Feds seize Nicolo assets, including three luxury cars

Gwen Chamberlain

Former property appraiser John Nicolo is in custody, serving the 12 year sentence that was handed down in February by U.S. District Judge David Larimer. But there’s more to his sentence.

In early March, Larimer signed a court document that orders the forfeiture of $9,729,264 to the United States.

To satisfy the order, the U.S. Attorney’s office has seized cash, bank accounts and three cars so far. Details about the total cash and bank accounts that have been seized were not available at press time, but Sean Eldridge, of the U.S. Attorney’s office in Rochester says the cars are:

• 2005 Bentley GT Continental

• 2004 Volvo C70

• 2002 BMW 745

The cars are in storage and are likely to be sold at public auction.

There is no information available about the status of real property owned by Nicolo in Yates County.

Seizing real property for a judgement is a lengthy process, according to Eldridge.

According to records in the Yates County Real Property Tax Service Office, Nicolo owns seven properties on West Bluff Drive with a total value is $332,800. A 219-acre property at 2293 Friend Road valued at $578,200 is where Nicolo spent some time in custody while he was awaiting his sentence. But that property has been owned by his wife, Constance Roeder since 1996.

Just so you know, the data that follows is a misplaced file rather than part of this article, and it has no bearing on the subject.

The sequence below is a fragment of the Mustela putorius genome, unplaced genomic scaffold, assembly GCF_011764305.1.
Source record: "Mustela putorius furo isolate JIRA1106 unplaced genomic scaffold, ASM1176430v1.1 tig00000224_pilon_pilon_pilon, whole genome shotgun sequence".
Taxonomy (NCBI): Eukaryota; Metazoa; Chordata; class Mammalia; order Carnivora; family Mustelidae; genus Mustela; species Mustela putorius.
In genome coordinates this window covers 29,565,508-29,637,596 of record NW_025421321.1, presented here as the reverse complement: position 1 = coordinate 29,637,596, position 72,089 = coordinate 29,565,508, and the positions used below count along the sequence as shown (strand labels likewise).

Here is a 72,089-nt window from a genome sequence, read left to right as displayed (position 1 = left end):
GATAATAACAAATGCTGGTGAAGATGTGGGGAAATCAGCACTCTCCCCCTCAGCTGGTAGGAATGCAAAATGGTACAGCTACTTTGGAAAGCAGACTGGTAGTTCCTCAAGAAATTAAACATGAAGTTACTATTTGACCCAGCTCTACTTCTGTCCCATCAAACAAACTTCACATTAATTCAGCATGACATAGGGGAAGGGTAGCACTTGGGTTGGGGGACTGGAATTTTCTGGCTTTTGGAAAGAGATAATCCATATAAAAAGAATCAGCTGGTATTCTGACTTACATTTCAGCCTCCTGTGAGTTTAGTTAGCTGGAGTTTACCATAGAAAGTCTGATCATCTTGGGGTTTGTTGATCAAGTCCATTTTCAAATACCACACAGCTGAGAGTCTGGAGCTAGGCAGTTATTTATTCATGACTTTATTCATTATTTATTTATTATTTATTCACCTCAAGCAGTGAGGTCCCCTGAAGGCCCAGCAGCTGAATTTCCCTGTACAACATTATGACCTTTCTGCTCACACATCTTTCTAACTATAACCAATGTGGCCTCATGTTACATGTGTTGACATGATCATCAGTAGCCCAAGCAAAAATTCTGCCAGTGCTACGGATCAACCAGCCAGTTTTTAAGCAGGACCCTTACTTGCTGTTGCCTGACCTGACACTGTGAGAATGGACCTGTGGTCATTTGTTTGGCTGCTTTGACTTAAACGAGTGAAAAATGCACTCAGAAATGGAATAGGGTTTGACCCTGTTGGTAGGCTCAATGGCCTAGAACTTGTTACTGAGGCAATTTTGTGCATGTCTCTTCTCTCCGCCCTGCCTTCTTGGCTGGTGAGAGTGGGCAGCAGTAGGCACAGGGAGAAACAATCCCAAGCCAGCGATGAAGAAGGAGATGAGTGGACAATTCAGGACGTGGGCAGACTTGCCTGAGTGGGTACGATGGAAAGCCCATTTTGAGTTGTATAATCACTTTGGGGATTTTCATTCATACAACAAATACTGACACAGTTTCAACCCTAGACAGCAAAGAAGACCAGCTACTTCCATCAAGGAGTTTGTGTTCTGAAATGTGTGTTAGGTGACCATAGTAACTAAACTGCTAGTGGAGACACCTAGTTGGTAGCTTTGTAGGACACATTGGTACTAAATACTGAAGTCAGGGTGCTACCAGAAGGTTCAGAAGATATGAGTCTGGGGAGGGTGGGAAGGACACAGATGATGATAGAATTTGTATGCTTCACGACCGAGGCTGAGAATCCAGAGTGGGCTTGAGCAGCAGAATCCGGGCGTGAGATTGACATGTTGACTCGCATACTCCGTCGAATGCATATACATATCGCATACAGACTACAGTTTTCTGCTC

Nicolo, 76, was found guilty last May of 51 counts of fraud and conspiracy, money laundering and tax evasion in a trial that lasted 10 weeks.

Prosecutors said Nicolo conspired with retired Greece Assesor Charles Schwab, 61, former Kodak executive David Finnman, 61, and Finnman’s replacement, David Camarata, 46, to scam area companies, including Kodak. Schwab, they claimed, would raise assessments of Kodak property so Finnman and, later, his successor, Camarata, would have the imaging company hire Nicolo to negotiate a lower assessment. Based on the reductions the town assessor made to Kodak Park’s real property tax assessment, Nicolo calculated the tax savings to Kodak over a 15-year period to be $31,527,168. They also calculated Nicolo’s fee from Kodak to be $7,881,798, which was 25 percent of Kodak’s projected tax savings.

He was first arrested in May 2005.

Roeder, 65,  was convicted of five counts of filing false income tax returns, and was sentenced to probation.